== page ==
By Doug Farrar
September 04, 2013

The Packers couldn't stop Colin Kaepernick in last season's playoffs. This time, they have a different plan. (Michael Zagaris/Getty Images) The Packers couldn't stop Colin Kaepernick in last season's playoffs. This time, they have a different plan. (Michael Zagaris/Getty Images)

San Francisco 49ers head coach Jim Harbaugh has had a contentious relationship with NFL officials since he left Stanford and accepted his current position before the 2011 season. In 2012, he said a few things about the replacement refs that many other coaches were thinking (and the NFL did not want them to say), and he spent a decent amount of time talking about what he considered to be sketchy officiating after the 49ers' 34-31 loss to the Baltimore Ravens in Super Bowl XLVII.

Now, with the Green Bay Packers looking to avenge their divisional playoff loss to the 49ers in the 2013 regular-season opener for both teams, Harbaugh has engaged in some pre-emptive lobbying on behalf of his quarterback, Colin Kaepernick. In that 45-31 playoff win, Kaepernick ran wild through a Green Bay defense completely unprepared for his speed and agility, rushing for 181 yards and two touchdowns, and throwing for two more. The Packers famously consulted with a number of college coaches in the offseason to better deal with the new wave of mobile quarterbacks, but as outside linebacker Clay Matthews said this week, one of the best ways to stop a running quarterback is to make him think twice about the effects of his mobility.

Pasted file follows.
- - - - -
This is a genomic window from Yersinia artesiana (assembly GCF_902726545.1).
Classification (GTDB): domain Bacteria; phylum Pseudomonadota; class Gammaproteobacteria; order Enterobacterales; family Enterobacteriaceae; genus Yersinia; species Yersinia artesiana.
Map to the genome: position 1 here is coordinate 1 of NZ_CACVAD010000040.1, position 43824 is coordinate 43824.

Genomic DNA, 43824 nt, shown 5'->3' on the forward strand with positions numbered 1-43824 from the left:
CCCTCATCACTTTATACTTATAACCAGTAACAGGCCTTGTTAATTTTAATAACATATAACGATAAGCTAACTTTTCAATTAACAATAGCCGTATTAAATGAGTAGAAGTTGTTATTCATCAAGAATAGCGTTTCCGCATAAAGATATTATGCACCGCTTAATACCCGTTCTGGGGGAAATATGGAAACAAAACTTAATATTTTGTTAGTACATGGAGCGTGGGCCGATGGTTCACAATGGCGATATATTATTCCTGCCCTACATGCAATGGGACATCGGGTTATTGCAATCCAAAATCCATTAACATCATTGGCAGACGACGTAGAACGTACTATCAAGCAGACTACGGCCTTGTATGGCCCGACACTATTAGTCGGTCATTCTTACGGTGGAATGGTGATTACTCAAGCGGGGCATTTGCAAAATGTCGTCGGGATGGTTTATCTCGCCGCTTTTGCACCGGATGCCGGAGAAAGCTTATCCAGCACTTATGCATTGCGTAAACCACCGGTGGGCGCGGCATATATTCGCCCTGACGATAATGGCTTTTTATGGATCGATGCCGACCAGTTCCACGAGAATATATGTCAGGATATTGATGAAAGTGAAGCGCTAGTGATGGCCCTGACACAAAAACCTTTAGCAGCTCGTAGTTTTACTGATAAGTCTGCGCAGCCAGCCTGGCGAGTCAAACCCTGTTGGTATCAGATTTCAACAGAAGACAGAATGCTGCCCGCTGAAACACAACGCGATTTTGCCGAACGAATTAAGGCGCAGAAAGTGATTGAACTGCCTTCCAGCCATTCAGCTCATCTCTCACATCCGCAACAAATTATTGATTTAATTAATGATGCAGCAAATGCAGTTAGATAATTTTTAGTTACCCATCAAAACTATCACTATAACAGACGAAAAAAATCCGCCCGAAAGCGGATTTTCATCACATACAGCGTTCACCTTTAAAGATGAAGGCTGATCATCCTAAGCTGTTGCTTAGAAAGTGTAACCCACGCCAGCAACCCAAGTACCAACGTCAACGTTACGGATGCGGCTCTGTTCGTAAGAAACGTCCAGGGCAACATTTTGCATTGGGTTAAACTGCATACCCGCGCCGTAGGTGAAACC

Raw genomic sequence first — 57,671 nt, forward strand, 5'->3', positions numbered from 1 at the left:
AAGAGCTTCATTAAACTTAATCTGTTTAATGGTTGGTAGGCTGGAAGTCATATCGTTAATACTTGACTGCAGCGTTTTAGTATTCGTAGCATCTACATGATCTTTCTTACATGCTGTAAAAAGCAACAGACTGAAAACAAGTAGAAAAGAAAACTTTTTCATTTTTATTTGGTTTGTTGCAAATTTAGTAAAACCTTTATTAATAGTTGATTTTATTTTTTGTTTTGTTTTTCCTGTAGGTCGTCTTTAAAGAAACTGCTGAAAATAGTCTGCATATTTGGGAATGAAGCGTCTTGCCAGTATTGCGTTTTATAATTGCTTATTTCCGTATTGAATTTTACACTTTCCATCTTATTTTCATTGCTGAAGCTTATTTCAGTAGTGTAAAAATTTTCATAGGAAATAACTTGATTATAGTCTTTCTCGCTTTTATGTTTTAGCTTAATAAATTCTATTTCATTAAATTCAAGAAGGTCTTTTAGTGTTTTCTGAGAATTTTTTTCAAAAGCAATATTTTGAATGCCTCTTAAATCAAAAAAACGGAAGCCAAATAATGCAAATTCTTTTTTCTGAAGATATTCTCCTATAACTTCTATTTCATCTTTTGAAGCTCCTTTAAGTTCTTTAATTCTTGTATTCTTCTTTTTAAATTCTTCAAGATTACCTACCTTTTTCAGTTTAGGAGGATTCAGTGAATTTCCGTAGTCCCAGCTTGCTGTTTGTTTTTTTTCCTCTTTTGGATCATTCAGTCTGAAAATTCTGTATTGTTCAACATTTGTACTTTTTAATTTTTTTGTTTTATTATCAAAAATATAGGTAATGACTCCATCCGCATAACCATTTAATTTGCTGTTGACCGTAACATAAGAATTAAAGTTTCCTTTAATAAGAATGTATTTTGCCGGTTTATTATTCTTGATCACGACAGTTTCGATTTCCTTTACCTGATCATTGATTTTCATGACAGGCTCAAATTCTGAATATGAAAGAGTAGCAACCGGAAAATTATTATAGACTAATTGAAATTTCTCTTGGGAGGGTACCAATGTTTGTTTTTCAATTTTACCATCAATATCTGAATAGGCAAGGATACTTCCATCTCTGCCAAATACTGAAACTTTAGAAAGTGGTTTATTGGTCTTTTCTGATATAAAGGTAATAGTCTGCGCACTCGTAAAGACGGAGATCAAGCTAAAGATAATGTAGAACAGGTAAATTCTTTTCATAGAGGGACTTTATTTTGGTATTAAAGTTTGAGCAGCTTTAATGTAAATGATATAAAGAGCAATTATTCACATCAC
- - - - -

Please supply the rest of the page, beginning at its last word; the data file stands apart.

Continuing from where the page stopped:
“We’re always trying to get after the quarterback,” Matthews told the Bay Area media Wednesday morning on a conference call. “It’s not like this game is any different as far as hitting the quarterback. But it does provide a clearer picture in regards to when a quarterback can be hit.

“It looks like – and, obviously, we’ll see in Week 1 – it looks like any time that quarterback is carrying out that play fake, he loses that right as a pocket passer and the rules that govern that. So we’ll see. We’ll see the hits that are legal and aren’t legal … But we feel like our game plan fits within the scheme of the officials and what we want to do."

Matthews and the Packers are invoking the NFL rule indicating that when a quarterbacks takes off as a runner, he should be treated as any other runner, and is not protected as he would be in the pocket.

Harbaugh's response? The rules contain too much of a "gray area" and leave the officials to make too many judgment calls.

“My opinion is before the quarterback’s declared being a runner, then he should be afforded the protection that all quarterbacks are afforded until he declares and gets out of the pocket and starts running with the ball. Or running an option, or carrying out a bootleg and attempting to run or pass when he’s outside of the pocket. But when he’s in the pocket, I believe that he’s a quarterback until he declares that he’s a runner.”

Harbaugh said that he will speak to the referees before Sunday's game, and that he has asked the league for clarification on the rule. He does not expect to hear from the NFL this week, and he is laying the groundwork in other ways -- for one, he appeared to compare Matthews' comments to BountyGate in a passive-aggressive fashion.

“You’re hearing a lot of tough talk right now. You’re hearing some intimidating type of talk. Kind of things – same things we were hearing a couple of years ago. It sounds a lot like targeting a specific player.

“You definitely start to wonder. A man will usually tell you his bad intentions if you just listen. You know what’s being said publicly, you wonder what’s being said privately. You hope that their intent is not going to be anything that’s not within the rules.”

Kaepernick, more reserved than usual on Wednesday, made it pretty simple.

You May Like